Polystyrene particles are very suitable for electrostatic coating according to the present invention because the polystyrene particles have the ability to accept and retain an electrostatic charge, the ability to be projected by electrostatics, especially in an upward direction, and when present as a built-up layer of beads and bead clusters, the ability to absorb and disperse sound and thermally insulate surfaces. Both the charging and insulative properties of polystyrene particles result from the inability of the particles to conduct both electrical and thermal energy. The ability of polystyrene particles to be electrostatically projected results from the particles being able to accept a large charge combined with their low density. The acoustical properties of polystyrene particles result from the softness which is indicated by a cohesive energy density of 74 cal/cm3. Most other polymeric materials have higher cohesive energy densities, making such materials less suitable acoustically.

The polystyrene particles useful in the present invention can be obtained by various conventional processes. If individual discrete polystyrene beads are to be used, the beads can be obtained by heating polystyrene polymer beads in the presence of a blowing agent such as pentane or other hydrocarbon, in such a manner as to entrap the blowing agent in the beads. The beads thus expand to produce individual expanded beads which are either round, oval, or irregular in shape. If bead clusters are to be used, a similar procedure is used as is used in forming the expanded beads except that the beads are allowed to combine in a mold or extruder with other beads during the expanding step. A conventional continuous polystyrene material is thus formed which is normally used in packaging, insulation, and the like. The polystyrene bead clusters are obtained by pulverizing or breaking up this polystyrene material. The pulverization of the conventional polystyrene materials results in a mixture of discrete beads and bead clusters, or several beads stuck together. For use in the present invention the beads and bead clusters have specific sizes and shapes, depending upon the desired results.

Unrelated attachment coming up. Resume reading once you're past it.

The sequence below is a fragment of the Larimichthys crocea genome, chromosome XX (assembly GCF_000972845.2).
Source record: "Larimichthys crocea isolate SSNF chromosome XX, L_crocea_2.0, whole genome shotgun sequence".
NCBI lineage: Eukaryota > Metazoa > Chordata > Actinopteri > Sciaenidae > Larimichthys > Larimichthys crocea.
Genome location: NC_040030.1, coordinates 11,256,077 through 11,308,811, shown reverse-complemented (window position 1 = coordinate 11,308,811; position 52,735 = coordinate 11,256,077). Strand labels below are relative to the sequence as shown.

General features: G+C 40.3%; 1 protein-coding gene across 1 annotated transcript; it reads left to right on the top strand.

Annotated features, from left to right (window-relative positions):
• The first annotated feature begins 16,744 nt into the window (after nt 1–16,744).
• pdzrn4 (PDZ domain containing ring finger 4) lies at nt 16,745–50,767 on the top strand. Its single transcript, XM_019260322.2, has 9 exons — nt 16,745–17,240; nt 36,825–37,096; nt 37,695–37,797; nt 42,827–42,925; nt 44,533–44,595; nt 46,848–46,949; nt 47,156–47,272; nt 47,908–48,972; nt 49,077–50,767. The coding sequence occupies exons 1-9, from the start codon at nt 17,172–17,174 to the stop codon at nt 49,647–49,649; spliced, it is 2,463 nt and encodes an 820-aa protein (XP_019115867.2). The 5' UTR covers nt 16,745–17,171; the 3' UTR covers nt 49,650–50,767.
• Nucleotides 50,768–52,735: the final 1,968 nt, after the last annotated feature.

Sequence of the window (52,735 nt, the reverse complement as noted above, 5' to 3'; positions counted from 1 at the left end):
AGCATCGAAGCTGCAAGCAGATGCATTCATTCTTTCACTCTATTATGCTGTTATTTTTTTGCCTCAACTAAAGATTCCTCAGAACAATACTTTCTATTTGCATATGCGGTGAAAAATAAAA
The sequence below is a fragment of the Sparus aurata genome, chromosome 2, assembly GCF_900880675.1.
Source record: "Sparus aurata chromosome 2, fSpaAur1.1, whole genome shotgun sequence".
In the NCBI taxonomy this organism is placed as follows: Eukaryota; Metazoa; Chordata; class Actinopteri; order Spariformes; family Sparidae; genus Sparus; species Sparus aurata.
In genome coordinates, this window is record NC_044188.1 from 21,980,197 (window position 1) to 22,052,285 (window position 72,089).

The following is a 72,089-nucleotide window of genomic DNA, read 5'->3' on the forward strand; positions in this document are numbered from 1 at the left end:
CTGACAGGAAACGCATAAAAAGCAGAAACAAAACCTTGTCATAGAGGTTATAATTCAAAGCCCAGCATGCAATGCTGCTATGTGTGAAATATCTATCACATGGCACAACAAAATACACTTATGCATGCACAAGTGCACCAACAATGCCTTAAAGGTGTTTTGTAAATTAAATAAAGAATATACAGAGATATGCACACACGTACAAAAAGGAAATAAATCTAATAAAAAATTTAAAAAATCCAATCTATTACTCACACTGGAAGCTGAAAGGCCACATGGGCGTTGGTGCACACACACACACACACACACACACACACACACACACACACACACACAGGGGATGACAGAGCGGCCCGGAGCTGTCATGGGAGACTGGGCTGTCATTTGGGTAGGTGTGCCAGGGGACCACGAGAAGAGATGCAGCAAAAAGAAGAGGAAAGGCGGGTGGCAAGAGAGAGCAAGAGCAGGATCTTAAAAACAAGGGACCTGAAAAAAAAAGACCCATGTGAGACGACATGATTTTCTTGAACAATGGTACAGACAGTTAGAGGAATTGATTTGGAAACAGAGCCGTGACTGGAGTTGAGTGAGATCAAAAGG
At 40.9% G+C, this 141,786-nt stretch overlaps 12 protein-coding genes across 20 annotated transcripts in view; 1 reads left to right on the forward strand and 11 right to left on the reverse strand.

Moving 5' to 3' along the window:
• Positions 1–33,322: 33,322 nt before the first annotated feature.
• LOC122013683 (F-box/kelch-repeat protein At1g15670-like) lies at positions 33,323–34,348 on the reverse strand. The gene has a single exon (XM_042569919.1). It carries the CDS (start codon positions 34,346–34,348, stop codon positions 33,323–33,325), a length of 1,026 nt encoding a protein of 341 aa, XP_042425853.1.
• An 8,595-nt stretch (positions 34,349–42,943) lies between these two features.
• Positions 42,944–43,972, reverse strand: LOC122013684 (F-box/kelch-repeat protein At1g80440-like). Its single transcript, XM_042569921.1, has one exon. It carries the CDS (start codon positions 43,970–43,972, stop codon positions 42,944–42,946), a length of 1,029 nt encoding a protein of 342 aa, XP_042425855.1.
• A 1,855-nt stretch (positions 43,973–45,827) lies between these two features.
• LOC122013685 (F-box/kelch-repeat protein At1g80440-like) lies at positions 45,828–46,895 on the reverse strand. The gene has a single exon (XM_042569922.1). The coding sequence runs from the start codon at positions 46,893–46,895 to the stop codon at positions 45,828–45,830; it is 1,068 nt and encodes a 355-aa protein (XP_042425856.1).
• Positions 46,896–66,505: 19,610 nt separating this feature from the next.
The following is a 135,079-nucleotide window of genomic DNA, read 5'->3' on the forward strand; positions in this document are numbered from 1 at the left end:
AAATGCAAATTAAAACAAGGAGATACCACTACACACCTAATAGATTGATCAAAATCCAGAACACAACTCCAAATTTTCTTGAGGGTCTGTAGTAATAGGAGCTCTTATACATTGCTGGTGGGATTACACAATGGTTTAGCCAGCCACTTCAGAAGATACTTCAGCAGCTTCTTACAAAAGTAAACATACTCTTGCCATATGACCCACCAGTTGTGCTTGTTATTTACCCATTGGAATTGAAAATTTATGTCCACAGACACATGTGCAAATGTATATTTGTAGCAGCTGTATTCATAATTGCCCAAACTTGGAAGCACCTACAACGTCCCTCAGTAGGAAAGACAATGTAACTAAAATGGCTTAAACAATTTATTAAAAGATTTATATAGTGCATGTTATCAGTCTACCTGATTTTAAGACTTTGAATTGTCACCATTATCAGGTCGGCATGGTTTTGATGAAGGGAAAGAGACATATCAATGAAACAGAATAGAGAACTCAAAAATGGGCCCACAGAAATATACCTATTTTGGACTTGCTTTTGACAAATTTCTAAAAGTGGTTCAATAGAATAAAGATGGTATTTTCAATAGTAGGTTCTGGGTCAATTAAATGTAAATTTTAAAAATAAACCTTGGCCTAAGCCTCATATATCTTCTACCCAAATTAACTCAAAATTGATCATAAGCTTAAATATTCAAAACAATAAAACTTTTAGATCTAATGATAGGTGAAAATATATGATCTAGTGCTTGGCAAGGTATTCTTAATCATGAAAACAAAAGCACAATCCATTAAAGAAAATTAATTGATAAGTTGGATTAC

When the polystyrene particles are present as discrete beads in the present invention, the beads preferably have a diameter between 1/32 inch and 6/32 inch, and an especially preferred electrostatic deposition is obtained when round beads having a diameter between 1/32 inch and 3/32 inch are used. The beads with diameters in the range of 1/32 - 3/32 inch produce a very uniform surface and are easily applied with a hand applicator without the use of a continuous forced feed system, whereas the larger beads require the forced feed system to give the beads sufficient initial velocity in order to transfer the beads to the adhesive surface. When the polystyrene particles are present as bead clusters, the clusters should contain from two to ten beads and have a diameter between 2/32 inch and 16/32 inch.